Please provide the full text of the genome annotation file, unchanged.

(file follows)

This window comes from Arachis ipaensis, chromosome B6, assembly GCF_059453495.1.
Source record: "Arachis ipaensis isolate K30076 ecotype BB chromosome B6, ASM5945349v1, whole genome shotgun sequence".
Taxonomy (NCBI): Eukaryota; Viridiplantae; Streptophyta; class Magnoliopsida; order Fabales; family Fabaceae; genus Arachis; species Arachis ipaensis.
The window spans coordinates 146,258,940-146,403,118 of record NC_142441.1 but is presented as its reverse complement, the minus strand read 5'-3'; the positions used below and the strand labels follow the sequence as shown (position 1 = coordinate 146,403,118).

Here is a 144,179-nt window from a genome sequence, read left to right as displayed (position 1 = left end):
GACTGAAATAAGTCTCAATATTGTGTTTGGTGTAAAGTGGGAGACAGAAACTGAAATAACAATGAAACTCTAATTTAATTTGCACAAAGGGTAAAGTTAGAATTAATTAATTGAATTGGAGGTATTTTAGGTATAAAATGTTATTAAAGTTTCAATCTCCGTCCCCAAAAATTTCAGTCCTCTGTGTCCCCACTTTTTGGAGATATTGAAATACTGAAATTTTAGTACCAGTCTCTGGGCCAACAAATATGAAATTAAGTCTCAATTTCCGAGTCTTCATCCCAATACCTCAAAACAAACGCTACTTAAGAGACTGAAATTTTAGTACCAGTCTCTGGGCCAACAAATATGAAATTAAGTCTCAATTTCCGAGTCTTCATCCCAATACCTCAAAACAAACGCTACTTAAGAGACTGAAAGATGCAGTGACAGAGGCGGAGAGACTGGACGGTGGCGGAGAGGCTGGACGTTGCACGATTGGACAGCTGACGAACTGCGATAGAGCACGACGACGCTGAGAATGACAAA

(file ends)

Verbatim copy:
This window comes from Arachis ipaensis, chromosome B6, assembly GCF_059453495.1.
Source record: "Arachis ipaensis isolate K30076 ecotype BB chromosome B6, ASM5945349v1, whole genome shotgun sequence".
Taxonomy (NCBI): Eukaryota; Viridiplantae; Streptophyta; class Magnoliopsida; order Fabales; family Fabaceae; genus Arachis; species Arachis ipaensis.
The window spans coordinates 146,258,940-146,403,118 of record NC_142441.1 but is presented as its reverse complement, the minus strand read 5'-3'; the positions used below and the strand labels follow the sequence as shown (position 1 = coordinate 146,403,118).

Here is a 144,179-nt window from a genome sequence, read left to right as displayed (position 1 = left end):
GACTGAAATAAGTCTCAATATTGTGTTTGGTGTAAAGTGGGAGACAGAAACTGAAATAACAATGAAACTCTAATTTAATTTGCACAAAGGGTAAAGTTAGAATTAATTAATTGAATTGGAGGTATTTTAGGTATAAAATGTTATTAAAGTTTCAATCTCCGTCCCCAAAAATTTCAGTCCTCTGTGTCCCCACTTTTTGGAGATATTGAAATACTGAAATTTTAGTACCAGTCTCTGGGCCAACAAATATGAAATTAAGTCTCAATTTCCGAGTCTTCATCCCAATACCTCAAAACAAACGCTACTTAAGAGACTGAAATTTTAGTACCAGTCTCTGGGCCAACAAATATGAAATTAAGTCTCAATTTCCGAGTCTTCATCCCAATACCTCAAAACAAACGCTACTTAAGAGACTGAAAGATGCAGTGACAGAGGCGGAGAGACTGGACGGTGGCGGAGAGGCTGGACGTTGCACGATTGGACAGCTGACGAACTGCGATAGAGCACGACGACGCTGAGAATGACAAA